Tuesday, October 22, 2019

Responsibility And Accountability in Cyber Security

Every business process has a owner, whether the owner knows they own it or not.

There are critical business processes that cut across multiple disciplines. This complexity often makes ownership and roles unclear. Securing a business process means finding the person that can own decisions and keep the process on track and off the rocks.

A RACI-V (responsibility, accountability, coordination, informed, verifies) matrix can help clarify and decipher this ownership. This post will focus on the “R” and the “A” as it applies to business process ownership. We’ll discuss the advantages for more broad usage of these types of RACI-V matrices in future posts. 

What’s the difference between “responsible” and “accountable” in the context of a RACI-V?

Responsible: The responsible group or individual (“party”) is the prime mover for the business process and owns execution of the business process.

Accountable: The accountable party owns the definition of success and the business process outcome or results. The accountable party is always the business process owner. 

The most common errors related to “R” and “A” on RACI-Vs are the following:

More than One Responsible Party: Only one party can be responsible or accountable for anything.

Multiple owners is a good indicator that the business process is not defined in a granular enough way.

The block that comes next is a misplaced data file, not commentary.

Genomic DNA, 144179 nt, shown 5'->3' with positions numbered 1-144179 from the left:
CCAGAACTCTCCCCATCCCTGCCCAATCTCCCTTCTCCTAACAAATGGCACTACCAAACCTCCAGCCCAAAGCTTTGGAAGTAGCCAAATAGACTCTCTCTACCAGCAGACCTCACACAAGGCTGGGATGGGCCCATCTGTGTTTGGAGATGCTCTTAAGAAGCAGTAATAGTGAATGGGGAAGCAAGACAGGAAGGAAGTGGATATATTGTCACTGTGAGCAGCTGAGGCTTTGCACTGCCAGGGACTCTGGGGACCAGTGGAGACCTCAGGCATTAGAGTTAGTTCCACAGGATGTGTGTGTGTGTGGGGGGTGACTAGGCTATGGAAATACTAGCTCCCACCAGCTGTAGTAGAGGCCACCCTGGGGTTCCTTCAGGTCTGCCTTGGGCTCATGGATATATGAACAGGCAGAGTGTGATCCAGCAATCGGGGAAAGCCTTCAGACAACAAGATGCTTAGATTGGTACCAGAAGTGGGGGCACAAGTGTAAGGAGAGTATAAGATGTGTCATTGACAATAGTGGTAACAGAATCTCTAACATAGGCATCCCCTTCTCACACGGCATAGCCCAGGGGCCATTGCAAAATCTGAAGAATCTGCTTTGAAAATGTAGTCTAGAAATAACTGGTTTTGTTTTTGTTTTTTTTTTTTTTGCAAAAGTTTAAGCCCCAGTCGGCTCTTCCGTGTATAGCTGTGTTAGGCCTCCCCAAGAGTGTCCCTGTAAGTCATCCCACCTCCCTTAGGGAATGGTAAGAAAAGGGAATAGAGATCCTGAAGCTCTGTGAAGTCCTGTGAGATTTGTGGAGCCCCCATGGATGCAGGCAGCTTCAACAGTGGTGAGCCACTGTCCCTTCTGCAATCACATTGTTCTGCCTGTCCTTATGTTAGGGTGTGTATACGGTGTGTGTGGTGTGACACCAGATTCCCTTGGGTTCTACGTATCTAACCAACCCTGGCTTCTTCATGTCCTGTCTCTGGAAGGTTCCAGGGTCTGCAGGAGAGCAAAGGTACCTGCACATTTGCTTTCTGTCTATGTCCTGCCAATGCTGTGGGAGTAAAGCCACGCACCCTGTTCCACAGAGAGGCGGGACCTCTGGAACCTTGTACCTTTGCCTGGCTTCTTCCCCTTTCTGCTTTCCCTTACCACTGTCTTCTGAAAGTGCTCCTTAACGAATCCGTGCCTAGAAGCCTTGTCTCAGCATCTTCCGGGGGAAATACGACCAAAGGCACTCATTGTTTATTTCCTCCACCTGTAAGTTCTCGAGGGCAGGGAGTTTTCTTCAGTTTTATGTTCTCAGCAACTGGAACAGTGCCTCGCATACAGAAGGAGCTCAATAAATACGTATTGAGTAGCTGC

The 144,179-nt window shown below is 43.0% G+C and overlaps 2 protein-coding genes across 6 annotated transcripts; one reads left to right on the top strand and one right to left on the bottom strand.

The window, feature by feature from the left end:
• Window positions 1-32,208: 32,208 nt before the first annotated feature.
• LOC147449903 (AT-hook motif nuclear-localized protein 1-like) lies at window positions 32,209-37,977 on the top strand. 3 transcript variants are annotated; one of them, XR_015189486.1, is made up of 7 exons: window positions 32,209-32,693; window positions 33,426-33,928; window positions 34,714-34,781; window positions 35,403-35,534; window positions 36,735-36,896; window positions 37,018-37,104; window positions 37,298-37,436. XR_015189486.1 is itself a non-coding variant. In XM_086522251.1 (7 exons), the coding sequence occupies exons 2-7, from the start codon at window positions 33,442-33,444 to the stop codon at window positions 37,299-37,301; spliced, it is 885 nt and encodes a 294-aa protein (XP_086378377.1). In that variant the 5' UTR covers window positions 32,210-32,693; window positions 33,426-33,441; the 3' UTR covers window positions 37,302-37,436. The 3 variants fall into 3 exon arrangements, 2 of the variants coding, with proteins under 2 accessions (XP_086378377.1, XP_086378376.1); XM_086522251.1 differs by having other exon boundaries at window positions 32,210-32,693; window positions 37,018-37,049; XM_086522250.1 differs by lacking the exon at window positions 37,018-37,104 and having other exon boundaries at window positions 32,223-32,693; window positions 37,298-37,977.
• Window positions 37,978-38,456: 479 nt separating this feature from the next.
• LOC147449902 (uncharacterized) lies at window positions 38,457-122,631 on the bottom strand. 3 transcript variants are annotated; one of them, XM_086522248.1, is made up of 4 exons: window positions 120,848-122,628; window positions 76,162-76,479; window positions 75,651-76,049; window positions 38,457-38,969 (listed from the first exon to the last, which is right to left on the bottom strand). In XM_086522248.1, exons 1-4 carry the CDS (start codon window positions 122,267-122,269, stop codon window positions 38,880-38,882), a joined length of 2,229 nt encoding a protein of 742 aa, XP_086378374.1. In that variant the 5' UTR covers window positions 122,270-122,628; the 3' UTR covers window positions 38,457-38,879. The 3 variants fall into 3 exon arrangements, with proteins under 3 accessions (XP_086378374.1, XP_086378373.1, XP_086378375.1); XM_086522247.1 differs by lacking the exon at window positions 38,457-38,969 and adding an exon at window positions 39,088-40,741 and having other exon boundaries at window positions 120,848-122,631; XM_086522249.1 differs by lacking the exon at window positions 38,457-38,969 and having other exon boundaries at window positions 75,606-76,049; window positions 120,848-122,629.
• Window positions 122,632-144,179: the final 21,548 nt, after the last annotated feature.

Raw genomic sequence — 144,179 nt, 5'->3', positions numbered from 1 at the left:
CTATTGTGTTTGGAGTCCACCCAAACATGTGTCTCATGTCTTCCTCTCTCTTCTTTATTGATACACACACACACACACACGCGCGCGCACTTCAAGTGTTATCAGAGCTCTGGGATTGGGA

Cutting/Pasting: There seems to be a common assumption that the responsible party and accountable party are the same.  They are not always the same. 

The employee on-boarding process is a good demonstrative example of the difference between a responsible party and the accountable owner. In a typical organization, the responsibility for employee on-boarding lies with the IAM team. They own the tools as well as serve as the prime mover for on-boarding processes. That said, the accountable party or the business process owner would be Human Resources. HR would own the definitions, metrics, and outcomes for employee on-boarding.

Key rule of thumb: Responsibility can be delegated but accountability cannot be delegated. 

As a cyber professional trying to secure business processes, you’ll need to identify and work with the business process owners as well as unravel and work with any of their delegates. Perhaps business analysts have already completed this work for you, perhaps not. 

The business process owners are the linchpins of true enterprise cyber security.

A RACI-V can help unravel, decipher, and formalize ownership and accountability. 

Follow me on Twitter for discussion and the latest blog updates: @Opinionatedsec1. Or, start your own discussion using #crazygoodcyberteams on twitter or Linkedin and I'll read it.


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